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Glucagon-like peptide-1 receptor agonists are not associated with retinal adverse events in the FDA Adverse Event Reporting System
  1. Gian Paolo Fadini1,
  2. Mayur Sarangdhar2,
  3. Angelo Avogaro3
  1. 1 Department of Medicine, University of Padua, Padova, Italy
  2. 2 Cincinnati Children’s Hospital Medical Center, Cincinnati, Ohio, USA
  3. 3 Department of Clinical and Experimental Medicine, University of Padua, Padova, Italy
  1. Correspondence to Professor Gian Paolo Fadini; gianpaolo.fadini{at}unipd.it

Abstract

Objectives Glucagon-like peptide-1 receptor agonists (GLP-1RA) are widely used for the treatment of type 2 diabetes. In large trials, the GLP-1RAs liraglutide and semaglutide improved cardiovascular outcomes, but semaglutide was associated with an increased risk of retinopathy progression. We herein evaluated the association between GLP-1RA and retinal adverse events (AE) in the Food and Drug Administration Adverse Event Reporting System (FAERS).

Research design and methods We mined the FAERS between 2004q1 and 2017q1 (for a total of 9 217 555 AE reports) to analyze disproportionality and evaluate the association between GLP-1RAs and AEs involving the retina. We compared the frequency of retinal AEs among reports including GLP-1RAs and in those including other glucose-lowering medications (GLMs) as suspect or concomitant drugs.

Results We retrieved 114 814 reports involving GLP-1RA and 694 725 reports involving other GLMs as suspect or concomitant drugs. The cumulative frequency of retinal AEs was 2.53/1000 for reports involving GLP-1RA vs 6.62/1000 for reports involving other GLMs, with a proportional reporting ratio of 0.38 (95% CI 0.34 to 0.43; P<0.0001). Reports involving GLP-1RAs listed significantly more comorbid conditions and concomitant medications. Findings were consistent after filtering the diabetes indication irrespective of concomitant GLM, in reports including and in those not including insulin, and for the various GLP-1RAs.

Conclusions In the FAERS there is no evidence that GLP-1RAs are associated with AEs suggestive of retinopathy progression. Despite more comorbid conditions and concomitant medications, in reports with GLP-1RA the frequency of retinal AEs was significantly lower than in reports with other GLMs.

  • retinopathy
  • glp-1
  • pharmacoepidemiology
  • adverse drug reactions

This is an Open Access article distributed in accordance with the Creative Commons Attribution Non Commercial (CC BY-NC 4.0) license, which permits others to distribute, remix, adapt, build upon this work non-commercially, and license their derivative works on different terms, provided the original work is properly cited and the use is non-commercial. See: http://creativecommons.org/licenses/by-nc/4.0/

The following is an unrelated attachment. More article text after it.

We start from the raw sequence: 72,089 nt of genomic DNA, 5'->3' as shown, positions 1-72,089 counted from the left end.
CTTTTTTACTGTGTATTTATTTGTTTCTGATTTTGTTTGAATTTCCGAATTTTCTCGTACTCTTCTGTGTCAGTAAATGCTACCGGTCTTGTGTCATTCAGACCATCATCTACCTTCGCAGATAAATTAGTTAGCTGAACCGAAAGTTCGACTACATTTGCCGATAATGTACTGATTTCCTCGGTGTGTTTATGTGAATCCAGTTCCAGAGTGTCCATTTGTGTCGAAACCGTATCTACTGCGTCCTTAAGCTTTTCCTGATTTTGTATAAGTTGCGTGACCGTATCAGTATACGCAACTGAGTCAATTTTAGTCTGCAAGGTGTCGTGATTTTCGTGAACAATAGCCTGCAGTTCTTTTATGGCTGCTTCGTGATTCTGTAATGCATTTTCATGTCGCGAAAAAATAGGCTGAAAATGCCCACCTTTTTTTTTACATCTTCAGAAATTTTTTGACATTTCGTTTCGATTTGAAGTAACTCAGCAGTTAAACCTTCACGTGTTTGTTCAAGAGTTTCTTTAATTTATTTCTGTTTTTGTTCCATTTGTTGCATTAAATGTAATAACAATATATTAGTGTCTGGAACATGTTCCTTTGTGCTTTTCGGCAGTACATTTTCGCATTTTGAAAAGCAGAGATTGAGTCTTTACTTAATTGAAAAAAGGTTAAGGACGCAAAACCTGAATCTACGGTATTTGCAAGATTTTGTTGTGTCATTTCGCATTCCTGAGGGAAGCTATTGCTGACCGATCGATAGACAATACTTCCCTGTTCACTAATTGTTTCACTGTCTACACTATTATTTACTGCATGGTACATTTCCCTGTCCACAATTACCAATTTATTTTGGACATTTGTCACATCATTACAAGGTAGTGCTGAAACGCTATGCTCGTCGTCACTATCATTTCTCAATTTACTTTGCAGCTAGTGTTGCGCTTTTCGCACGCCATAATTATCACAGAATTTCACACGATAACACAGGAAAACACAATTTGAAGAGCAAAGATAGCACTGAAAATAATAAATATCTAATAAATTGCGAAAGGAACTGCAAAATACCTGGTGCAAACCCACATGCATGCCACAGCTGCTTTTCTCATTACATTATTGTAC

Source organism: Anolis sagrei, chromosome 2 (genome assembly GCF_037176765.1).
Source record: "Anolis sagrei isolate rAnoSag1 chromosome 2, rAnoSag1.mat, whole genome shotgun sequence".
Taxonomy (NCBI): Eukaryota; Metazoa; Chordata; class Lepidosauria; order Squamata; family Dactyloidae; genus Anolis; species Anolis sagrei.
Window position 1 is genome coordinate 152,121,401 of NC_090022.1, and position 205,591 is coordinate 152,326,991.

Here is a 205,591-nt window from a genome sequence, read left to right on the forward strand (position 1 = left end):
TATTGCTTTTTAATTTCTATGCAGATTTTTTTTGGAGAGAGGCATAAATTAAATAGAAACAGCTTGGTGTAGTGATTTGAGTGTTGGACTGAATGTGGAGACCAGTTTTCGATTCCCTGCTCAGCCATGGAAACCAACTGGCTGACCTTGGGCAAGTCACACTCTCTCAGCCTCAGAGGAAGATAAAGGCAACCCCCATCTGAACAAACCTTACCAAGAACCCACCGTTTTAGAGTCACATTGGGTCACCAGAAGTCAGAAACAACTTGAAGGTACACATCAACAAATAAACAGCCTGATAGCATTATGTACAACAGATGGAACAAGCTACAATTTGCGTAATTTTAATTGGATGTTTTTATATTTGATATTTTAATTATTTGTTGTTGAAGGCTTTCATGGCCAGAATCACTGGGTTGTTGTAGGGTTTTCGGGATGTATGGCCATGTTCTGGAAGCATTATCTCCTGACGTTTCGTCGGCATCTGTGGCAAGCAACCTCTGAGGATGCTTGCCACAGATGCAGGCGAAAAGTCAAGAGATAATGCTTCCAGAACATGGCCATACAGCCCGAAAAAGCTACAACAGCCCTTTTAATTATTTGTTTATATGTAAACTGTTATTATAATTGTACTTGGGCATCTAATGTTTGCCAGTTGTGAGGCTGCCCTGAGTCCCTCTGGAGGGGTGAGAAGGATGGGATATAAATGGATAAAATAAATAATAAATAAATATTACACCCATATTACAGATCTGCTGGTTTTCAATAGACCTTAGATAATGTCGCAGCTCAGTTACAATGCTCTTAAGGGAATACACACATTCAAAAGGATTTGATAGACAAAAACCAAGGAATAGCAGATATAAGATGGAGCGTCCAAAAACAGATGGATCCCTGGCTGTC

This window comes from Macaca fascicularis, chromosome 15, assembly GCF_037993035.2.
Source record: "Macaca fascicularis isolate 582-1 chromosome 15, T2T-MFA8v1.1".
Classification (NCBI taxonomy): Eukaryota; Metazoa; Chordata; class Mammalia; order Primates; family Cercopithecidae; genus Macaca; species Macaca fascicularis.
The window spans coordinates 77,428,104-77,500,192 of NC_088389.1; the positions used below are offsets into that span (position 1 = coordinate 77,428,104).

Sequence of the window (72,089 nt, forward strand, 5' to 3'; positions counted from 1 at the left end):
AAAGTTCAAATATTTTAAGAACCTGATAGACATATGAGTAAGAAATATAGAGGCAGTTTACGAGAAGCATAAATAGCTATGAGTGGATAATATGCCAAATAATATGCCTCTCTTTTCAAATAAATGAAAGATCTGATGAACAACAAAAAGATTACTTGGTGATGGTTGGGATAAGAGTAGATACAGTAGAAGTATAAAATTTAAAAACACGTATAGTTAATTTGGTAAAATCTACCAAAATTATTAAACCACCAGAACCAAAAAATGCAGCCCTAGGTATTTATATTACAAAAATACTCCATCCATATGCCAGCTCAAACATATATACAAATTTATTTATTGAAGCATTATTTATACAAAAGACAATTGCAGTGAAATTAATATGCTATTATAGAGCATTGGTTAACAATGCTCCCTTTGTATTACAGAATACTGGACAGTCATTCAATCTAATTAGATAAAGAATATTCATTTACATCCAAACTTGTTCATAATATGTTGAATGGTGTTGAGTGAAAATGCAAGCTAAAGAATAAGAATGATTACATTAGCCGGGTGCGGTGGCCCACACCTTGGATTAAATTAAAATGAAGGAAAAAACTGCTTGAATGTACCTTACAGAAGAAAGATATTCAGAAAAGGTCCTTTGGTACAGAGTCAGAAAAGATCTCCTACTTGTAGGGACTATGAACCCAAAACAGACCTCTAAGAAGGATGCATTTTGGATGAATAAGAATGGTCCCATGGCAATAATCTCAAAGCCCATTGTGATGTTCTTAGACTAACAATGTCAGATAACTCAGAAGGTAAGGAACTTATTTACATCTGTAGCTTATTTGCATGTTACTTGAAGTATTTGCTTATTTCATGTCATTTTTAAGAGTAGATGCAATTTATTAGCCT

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Footnotes

  • Contributors GPF designed the study, collected and analyzed the data, and wrote the manuscript. MS analyzed the data and revised the manuscript. AA designed the study and revised the manuscript.

  • Funding This research received no specific grant from any funding agency in the public, commercial or not-for-profit sectors.

  • Competing interests GPF reports grants, personal fees and non-financial support from AstraZeneca, personal fees and non-financial support from Boehringer Ingelheim, grants, personal fees and non-financial support from Eli Lilly, personal fees and non-financial support from Novo Nordisk, personal fees and non-financial support from Sanofi, non-financial support from Genzyme, personal fees and non-financial support from Abbott, personal fees and non-financial support from Novartis, and personal fees from Merck Sharp & Dohme. MS reported no conflict of interest. AA reports grants, personal fees and non-financial support from AstraZeneca, personal fees from Boehringer Ingelheim, personal fees from Janssen, personal fees from Merck Sharp & Dohme, personal fees and non-financial support from Novartis, personal fees from Sanofi, grants and personal fees from Mediolanum, personal fees from Novo Nordisk, personal fees from Lilly, personal fees and non-financial support from Servier, and personal fees from Takeda.

  • Provenance and peer review Not commissioned; externally peer reviewed.

  • Data sharing statement Data on which the research is based are already publicly available in the FAERS, as specified in the Methods section.

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